Oregon Labor Commissioner Brad Avakian told the Associated Press that interns had contacted his office looking for help in the past and “we had to tell them that the law did not protect them.”

Under the measure, an intern who alleges workplace harassment or discrimination, among other violations, can bring a lawsuit against the employer or file a formal complaint with the Oregon Bureau of Labor and Industries.

Avakian said the idea for the bill came from a legislative intern at the Bureau of Labor and Industries. He said the intern discovered the loophole and brought it to his attention.  In 2011, a similar bill failed to gain traction. This year, however, the bill passed with broad support from civil rights groups and a student advocacy group.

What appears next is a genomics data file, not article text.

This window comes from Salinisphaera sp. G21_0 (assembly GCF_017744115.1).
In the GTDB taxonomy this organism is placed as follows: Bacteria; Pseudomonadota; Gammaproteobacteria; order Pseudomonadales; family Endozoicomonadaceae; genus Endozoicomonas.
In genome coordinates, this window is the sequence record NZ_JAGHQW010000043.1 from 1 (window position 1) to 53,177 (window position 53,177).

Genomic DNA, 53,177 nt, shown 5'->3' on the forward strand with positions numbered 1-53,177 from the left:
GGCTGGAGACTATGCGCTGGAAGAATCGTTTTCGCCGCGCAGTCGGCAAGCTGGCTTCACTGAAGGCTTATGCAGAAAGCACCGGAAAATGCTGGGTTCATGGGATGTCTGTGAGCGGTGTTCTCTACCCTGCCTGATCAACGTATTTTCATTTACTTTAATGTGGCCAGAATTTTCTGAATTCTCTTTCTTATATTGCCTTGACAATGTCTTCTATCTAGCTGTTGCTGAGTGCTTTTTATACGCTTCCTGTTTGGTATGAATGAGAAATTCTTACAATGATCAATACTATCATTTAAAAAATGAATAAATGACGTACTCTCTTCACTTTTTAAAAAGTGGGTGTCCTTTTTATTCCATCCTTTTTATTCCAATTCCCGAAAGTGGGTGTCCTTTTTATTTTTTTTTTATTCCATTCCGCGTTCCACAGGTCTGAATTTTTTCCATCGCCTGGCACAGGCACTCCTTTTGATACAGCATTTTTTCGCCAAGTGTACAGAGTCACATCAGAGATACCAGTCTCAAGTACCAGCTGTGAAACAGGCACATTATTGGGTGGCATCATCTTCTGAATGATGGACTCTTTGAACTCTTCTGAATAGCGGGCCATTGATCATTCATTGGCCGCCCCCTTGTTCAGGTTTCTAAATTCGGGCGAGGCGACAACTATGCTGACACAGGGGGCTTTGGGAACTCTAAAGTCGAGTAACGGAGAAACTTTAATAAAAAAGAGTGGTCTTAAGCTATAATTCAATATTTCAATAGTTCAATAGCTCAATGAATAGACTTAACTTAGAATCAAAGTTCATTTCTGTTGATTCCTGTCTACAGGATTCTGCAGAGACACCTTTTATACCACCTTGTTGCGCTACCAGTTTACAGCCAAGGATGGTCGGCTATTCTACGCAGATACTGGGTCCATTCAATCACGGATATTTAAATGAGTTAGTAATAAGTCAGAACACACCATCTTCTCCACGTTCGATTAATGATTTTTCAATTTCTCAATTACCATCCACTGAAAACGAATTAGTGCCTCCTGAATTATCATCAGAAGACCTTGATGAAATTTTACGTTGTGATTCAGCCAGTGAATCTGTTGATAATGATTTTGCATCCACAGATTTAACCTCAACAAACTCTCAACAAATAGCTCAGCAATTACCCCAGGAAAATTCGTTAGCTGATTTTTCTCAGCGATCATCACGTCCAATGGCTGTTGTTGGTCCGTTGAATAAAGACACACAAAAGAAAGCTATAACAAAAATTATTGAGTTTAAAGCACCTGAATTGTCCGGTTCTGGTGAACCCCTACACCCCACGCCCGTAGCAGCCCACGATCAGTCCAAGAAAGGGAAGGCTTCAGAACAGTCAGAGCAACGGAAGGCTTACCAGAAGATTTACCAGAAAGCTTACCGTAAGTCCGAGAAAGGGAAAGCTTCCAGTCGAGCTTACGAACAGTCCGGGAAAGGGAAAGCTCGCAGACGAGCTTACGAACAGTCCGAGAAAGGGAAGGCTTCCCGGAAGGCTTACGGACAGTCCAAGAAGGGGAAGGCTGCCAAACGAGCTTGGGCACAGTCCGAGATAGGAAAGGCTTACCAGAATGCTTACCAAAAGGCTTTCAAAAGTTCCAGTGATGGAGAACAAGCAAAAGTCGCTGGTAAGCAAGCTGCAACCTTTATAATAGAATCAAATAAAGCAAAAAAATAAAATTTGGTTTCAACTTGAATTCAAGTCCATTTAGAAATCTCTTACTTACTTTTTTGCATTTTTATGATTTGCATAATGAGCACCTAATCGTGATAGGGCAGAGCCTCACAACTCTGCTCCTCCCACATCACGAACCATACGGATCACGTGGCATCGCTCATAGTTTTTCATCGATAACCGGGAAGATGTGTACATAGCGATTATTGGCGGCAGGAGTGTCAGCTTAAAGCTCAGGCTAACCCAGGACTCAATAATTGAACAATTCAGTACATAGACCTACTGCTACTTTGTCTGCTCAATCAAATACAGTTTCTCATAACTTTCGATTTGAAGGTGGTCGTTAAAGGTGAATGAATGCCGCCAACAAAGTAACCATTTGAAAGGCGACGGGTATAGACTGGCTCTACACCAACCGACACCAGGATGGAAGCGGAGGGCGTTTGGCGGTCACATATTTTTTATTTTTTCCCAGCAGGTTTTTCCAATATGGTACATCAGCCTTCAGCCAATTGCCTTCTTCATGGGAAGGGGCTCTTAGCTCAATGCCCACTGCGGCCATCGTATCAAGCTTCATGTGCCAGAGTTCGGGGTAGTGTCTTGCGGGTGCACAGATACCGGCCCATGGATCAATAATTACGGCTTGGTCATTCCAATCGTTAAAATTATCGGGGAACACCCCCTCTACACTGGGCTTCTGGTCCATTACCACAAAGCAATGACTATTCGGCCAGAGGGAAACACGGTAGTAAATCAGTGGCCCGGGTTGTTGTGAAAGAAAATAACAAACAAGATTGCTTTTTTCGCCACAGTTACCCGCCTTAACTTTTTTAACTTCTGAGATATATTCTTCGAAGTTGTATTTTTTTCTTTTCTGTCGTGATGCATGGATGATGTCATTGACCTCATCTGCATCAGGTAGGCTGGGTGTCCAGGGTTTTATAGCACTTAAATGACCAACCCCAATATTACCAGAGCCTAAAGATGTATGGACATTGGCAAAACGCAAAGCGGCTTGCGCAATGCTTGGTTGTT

The Oregon law  does not create an employment relationship and does not affect wage or workers’ compensation laws.

 Photo by: John Amis

 

 

When Workplace Bullying is Illegal

blackandwhiteWhat is the  difference  between workplace bullying and illegal harassment?

The major difference is that no law at present prohibits workplace bullying –  despite the fact that workplace bullying can severely impact an employee’s emotional and physical well-being.  And most other industrialized countries have enacted laws or regulations that address workplace bullying.

However, bullying  can become illegal when it creates a hostile or abusive work environment in violation of  federal or state civil rights laws, including Title VII of the Civil Rights Act of 1964.

 Generally, two factors must exist:

  •  The harassing conduct must create a “hostile work environment.”